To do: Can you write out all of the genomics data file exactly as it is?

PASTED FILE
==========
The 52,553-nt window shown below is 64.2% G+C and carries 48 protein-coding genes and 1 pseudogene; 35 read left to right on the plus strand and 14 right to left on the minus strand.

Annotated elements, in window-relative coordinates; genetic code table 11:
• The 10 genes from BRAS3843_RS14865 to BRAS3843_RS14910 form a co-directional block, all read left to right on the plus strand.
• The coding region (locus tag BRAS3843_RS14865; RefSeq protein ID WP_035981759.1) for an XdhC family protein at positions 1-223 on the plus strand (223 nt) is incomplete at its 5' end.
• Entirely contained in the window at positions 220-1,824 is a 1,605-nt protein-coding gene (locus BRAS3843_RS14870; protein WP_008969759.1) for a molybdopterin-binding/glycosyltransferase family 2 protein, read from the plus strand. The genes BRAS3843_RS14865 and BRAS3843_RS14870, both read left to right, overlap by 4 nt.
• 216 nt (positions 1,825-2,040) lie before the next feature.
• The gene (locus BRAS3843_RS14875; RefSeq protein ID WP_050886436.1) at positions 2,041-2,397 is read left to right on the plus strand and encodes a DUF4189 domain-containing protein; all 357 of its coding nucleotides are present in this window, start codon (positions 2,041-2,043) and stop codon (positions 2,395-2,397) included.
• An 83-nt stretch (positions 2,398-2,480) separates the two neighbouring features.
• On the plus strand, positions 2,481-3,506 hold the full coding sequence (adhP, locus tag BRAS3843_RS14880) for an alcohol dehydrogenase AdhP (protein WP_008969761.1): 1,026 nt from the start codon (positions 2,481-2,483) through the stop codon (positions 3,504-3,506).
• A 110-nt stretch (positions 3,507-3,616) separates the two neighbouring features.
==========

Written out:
The 52,553-nt window shown below is 64.2% G+C and carries 48 protein-coding genes and 1 pseudogene; 35 read left to right on the plus strand and 14 right to left on the minus strand.

Annotated elements, in window-relative coordinates; genetic code table 11:
• The 10 genes from BRAS3843_RS14865 to BRAS3843_RS14910 form a co-directional block, all read left to right on the plus strand.
• The coding region (locus tag BRAS3843_RS14865; RefSeq protein ID WP_035981759.1) for an XdhC family protein at positions 1-223 on the plus strand (223 nt) is incomplete at its 5' end.
• Entirely contained in the window at positions 220-1,824 is a 1,605-nt protein-coding gene (locus BRAS3843_RS14870; protein WP_008969759.1) for a molybdopterin-binding/glycosyltransferase family 2 protein, read from the plus strand. The genes BRAS3843_RS14865 and BRAS3843_RS14870, both read left to right, overlap by 4 nt.
• 216 nt (positions 1,825-2,040) lie before the next feature.
• The gene (locus BRAS3843_RS14875; RefSeq protein ID WP_050886436.1) at positions 2,041-2,397 is read left to right on the plus strand and encodes a DUF4189 domain-containing protein; all 357 of its coding nucleotides are present in this window, start codon (positions 2,041-2,043) and stop codon (positions 2,395-2,397) included.
• An 83-nt stretch (positions 2,398-2,480) separates the two neighbouring features.
• On the plus strand, positions 2,481-3,506 hold the full coding sequence (adhP, locus tag BRAS3843_RS14880) for an alcohol dehydrogenase AdhP (protein WP_008969761.1): 1,026 nt from the start codon (positions 2,481-2,483) through the stop codon (positions 3,504-3,506).
• A 110-nt stretch (positions 3,507-3,616) separates the two neighbouring features.